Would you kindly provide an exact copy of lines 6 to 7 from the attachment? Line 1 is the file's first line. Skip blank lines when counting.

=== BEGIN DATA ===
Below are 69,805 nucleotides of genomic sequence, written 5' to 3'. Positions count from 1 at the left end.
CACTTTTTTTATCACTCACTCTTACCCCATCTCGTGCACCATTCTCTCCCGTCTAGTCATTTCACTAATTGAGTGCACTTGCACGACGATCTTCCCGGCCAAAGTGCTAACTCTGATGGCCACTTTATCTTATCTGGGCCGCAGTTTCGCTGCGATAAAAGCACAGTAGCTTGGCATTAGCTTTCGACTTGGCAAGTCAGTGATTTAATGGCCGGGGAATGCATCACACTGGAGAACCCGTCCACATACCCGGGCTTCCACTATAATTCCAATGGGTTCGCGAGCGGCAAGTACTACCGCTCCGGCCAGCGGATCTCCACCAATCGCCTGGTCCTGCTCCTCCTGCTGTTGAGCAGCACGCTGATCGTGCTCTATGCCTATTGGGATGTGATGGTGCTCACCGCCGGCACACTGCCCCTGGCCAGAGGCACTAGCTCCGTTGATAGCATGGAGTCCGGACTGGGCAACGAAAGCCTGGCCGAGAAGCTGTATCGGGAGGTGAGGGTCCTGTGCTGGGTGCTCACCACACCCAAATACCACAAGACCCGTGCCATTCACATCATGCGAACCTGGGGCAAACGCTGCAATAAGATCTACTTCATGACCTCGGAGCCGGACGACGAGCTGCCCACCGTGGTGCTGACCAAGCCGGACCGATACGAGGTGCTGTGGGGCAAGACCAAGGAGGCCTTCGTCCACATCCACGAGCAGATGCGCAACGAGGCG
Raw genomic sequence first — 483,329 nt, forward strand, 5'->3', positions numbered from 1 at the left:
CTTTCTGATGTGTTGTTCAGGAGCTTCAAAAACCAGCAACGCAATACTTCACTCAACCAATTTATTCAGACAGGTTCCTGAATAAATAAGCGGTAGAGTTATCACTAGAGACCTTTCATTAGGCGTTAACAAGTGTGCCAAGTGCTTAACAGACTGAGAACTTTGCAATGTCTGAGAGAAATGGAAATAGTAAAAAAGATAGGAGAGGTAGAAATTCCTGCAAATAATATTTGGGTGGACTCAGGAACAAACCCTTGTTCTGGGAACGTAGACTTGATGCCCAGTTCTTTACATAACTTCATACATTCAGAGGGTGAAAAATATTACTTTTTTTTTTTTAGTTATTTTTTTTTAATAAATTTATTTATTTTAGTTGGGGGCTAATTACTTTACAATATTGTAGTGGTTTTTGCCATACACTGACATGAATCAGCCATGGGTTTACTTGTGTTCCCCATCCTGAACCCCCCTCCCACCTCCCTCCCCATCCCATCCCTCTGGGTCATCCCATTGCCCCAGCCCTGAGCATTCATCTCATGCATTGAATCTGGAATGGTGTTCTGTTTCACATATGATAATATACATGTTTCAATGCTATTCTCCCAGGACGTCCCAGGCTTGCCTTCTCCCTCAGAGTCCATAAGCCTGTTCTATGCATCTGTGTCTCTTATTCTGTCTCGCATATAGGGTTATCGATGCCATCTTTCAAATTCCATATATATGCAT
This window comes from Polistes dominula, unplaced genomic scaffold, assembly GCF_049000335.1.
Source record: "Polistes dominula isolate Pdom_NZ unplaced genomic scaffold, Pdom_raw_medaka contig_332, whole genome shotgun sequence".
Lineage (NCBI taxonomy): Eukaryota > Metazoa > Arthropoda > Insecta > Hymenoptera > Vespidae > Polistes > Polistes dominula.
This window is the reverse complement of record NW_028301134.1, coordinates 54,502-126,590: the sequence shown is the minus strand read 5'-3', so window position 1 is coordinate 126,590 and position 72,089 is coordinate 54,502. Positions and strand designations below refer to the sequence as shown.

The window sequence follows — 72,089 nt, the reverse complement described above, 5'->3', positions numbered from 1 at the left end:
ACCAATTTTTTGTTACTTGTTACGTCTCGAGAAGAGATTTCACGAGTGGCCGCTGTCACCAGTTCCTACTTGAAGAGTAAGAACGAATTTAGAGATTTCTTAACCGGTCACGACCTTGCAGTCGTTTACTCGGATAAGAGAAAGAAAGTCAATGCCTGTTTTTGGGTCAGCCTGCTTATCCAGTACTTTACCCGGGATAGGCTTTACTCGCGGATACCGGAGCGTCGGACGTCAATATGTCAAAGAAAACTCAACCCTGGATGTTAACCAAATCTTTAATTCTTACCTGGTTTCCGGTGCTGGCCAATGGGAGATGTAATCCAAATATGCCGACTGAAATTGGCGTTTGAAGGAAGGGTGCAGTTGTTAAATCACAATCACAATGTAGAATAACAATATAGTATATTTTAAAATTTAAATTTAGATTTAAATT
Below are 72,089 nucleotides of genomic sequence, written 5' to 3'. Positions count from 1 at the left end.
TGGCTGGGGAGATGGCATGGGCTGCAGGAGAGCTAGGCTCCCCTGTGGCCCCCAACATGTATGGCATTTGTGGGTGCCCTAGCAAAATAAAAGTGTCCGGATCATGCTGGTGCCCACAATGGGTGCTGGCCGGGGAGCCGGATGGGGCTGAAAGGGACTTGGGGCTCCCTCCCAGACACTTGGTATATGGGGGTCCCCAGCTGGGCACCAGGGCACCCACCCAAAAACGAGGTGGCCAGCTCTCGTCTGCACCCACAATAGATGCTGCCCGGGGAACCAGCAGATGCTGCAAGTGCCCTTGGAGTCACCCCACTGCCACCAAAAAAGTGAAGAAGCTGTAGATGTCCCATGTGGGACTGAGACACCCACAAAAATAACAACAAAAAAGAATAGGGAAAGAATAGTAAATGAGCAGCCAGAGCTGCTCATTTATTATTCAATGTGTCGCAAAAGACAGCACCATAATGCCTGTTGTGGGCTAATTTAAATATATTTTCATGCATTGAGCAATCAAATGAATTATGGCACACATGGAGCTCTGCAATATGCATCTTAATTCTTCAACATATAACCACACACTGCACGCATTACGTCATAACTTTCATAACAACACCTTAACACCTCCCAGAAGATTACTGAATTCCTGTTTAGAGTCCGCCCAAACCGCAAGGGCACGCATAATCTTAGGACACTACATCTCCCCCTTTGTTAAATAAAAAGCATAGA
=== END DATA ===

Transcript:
Source record: "Polistes dominula isolate Pdom_NZ unplaced genomic scaffold, Pdom_raw_medaka contig_332, whole genome shotgun sequence".
Lineage (NCBI taxonomy): Eukaryota > Metazoa > Arthropoda > Insecta > Hymenoptera > Vespidae > Polistes > Polistes dominula.